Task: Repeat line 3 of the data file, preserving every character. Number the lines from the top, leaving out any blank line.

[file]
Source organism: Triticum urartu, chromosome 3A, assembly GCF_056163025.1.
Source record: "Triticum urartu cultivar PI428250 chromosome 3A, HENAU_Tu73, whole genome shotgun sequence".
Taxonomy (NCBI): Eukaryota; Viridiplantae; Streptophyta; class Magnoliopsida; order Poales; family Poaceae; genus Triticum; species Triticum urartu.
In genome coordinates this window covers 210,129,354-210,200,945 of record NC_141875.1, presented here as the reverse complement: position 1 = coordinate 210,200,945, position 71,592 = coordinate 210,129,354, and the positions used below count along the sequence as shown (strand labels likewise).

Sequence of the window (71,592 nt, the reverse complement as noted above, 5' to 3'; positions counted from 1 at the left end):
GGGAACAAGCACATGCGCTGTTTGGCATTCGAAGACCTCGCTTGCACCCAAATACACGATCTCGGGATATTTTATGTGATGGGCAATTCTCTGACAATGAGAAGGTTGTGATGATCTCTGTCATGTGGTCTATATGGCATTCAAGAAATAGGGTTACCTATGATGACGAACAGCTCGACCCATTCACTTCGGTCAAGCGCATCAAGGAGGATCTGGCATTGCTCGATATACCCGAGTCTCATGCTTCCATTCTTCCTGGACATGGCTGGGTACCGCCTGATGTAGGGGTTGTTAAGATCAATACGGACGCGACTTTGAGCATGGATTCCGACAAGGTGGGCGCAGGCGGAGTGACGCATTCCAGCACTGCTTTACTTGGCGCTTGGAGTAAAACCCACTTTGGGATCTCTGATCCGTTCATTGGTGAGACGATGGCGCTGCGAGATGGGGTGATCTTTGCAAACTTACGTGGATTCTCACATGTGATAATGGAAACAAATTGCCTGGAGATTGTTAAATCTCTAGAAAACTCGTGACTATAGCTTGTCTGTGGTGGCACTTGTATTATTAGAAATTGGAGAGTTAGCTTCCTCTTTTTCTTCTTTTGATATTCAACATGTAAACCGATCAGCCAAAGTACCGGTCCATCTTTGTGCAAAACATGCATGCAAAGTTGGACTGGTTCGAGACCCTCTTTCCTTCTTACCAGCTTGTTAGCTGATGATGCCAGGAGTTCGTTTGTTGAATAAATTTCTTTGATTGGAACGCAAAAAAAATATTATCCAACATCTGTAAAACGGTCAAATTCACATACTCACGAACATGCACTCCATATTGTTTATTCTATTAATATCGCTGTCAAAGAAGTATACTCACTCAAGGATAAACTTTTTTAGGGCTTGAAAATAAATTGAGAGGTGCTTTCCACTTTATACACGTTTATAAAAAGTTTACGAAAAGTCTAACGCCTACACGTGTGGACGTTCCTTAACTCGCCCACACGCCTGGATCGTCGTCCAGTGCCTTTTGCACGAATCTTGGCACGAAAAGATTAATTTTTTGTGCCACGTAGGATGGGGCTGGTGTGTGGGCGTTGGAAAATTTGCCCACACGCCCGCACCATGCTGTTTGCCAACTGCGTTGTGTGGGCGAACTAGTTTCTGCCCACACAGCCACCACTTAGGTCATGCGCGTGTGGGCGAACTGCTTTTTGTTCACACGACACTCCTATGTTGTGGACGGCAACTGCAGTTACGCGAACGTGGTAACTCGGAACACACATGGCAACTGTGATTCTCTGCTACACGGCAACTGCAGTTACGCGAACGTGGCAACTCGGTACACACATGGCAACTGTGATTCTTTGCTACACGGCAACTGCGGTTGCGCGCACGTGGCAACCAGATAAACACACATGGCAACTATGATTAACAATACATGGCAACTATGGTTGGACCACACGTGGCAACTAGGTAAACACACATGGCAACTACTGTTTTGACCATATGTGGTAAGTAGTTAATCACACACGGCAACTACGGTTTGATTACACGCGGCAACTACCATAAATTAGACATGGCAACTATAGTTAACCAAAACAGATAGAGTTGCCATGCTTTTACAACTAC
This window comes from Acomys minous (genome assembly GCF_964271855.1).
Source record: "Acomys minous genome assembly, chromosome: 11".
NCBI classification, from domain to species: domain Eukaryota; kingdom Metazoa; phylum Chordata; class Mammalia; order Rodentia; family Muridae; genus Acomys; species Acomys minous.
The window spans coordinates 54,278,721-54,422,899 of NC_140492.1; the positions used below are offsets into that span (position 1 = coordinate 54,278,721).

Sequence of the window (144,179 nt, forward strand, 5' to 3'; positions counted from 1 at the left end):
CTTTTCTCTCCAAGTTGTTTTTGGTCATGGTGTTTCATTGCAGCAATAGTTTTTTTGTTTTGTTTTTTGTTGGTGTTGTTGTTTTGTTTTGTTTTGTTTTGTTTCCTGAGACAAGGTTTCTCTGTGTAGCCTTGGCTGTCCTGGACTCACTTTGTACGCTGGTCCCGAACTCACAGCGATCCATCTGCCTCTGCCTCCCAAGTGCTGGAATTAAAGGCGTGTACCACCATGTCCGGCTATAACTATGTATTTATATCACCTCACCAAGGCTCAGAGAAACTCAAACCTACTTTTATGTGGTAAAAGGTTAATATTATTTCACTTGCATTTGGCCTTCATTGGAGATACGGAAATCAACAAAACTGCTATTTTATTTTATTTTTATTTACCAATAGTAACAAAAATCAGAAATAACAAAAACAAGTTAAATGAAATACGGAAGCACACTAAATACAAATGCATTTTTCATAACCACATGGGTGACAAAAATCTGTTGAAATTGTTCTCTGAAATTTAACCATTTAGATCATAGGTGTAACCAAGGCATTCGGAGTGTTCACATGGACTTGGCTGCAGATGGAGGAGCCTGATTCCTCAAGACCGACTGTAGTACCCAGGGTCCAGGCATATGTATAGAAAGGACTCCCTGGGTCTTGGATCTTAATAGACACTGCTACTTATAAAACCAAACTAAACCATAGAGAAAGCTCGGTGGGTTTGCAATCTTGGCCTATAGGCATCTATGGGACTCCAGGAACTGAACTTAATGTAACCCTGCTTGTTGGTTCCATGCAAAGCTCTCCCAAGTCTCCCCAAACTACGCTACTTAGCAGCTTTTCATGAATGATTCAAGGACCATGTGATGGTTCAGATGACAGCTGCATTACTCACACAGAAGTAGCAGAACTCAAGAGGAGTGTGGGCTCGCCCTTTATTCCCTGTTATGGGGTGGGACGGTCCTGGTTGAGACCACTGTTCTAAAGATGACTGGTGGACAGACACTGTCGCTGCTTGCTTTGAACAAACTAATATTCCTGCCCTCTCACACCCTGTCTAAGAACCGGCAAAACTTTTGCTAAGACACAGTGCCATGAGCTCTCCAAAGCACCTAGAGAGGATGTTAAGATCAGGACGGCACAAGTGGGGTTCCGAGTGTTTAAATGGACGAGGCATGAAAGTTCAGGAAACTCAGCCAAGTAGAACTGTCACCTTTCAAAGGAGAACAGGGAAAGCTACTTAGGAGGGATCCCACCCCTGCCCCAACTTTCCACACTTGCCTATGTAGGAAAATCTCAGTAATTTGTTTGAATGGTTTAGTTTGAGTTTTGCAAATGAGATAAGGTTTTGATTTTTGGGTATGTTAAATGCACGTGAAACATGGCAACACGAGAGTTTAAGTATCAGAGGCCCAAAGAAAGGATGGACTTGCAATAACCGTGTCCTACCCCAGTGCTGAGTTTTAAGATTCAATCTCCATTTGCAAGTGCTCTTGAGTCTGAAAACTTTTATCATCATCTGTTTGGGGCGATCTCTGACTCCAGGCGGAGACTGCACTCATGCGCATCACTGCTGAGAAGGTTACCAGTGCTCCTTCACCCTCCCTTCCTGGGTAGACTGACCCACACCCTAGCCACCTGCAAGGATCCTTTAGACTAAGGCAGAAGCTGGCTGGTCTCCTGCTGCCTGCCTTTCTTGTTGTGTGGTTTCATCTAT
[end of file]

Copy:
Taxonomy (NCBI): Eukaryota; Viridiplantae; Streptophyta; class Magnoliopsida; order Poales; family Poaceae; genus Triticum; species Triticum urartu.